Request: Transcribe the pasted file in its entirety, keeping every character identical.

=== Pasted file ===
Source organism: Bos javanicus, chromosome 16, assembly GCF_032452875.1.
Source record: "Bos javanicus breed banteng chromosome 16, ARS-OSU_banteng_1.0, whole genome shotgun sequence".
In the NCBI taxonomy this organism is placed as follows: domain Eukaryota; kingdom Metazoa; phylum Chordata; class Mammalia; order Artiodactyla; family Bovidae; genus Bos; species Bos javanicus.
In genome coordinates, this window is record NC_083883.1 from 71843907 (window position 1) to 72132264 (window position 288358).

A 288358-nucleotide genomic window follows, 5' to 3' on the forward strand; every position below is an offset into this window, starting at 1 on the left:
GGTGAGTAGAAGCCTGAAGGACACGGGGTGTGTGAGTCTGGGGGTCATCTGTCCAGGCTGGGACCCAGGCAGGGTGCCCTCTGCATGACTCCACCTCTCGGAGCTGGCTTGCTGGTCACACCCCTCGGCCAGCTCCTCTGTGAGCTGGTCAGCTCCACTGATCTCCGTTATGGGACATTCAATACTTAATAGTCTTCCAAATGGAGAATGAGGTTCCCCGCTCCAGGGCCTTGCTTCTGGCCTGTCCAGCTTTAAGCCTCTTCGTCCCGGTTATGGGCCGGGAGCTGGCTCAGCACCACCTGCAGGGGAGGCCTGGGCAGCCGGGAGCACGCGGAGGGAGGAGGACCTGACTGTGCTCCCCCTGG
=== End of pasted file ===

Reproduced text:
Source organism: Bos javanicus, chromosome 16, assembly GCF_032452875.1.
Source record: "Bos javanicus breed banteng chromosome 16, ARS-OSU_banteng_1.0, whole genome shotgun sequence".
In the NCBI taxonomy this organism is placed as follows: domain Eukaryota; kingdom Metazoa; phylum Chordata; class Mammalia; order Artiodactyla; family Bovidae; genus Bos; species Bos javanicus.
In genome coordinates, this window is record NC_083883.1 from 71843907 (window position 1) to 72132264 (window position 288358).

A 288358-nucleotide genomic window follows, 5' to 3' on the forward strand; every position below is an offset into this window, starting at 1 on the left:
GGTGAGTAGAAGCCTGAAGGACACGGGGTGTGTGAGTCTGGGGGTCATCTGTCCAGGCTGGGACCCAGGCAGGGTGCCCTCTGCATGACTCCACCTCTCGGAGCTGGCTTGCTGGTCACACCCCTCGGCCAGCTCCTCTGTGAGCTGGTCAGCTCCACTGATCTCCGTTATGGGACATTCAATACTTAATAGTCTTCCAAATGGAGAATGAGGTTCCCCGCTCCAGGGCCTTGCTTCTGGCCTGTCCAGCTTTAAGCCTCTTCGTCCCGGTTATGGGCCGGGAGCTGGCTCAGCACCACCTGCAGGGGAGGCCTGGGCAGCCGGGAGCACGCGGAGGGAGGAGGACCTGACTGTGCTCCCCCTGG